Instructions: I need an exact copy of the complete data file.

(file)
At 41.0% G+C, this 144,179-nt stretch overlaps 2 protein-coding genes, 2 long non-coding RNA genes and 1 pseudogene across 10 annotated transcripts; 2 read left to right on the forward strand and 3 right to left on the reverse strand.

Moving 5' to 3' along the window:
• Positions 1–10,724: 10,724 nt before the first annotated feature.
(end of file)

At 41.0% G+C, this 144,179-nt stretch overlaps 2 protein-coding genes, 2 long non-coding RNA genes and 1 pseudogene across 10 annotated transcripts; 2 read left to right on the forward strand and 3 right to left on the reverse strand.

Moving 5' to 3' along the window:
• Positions 1–10,724: 10,724 nt before the first annotated feature.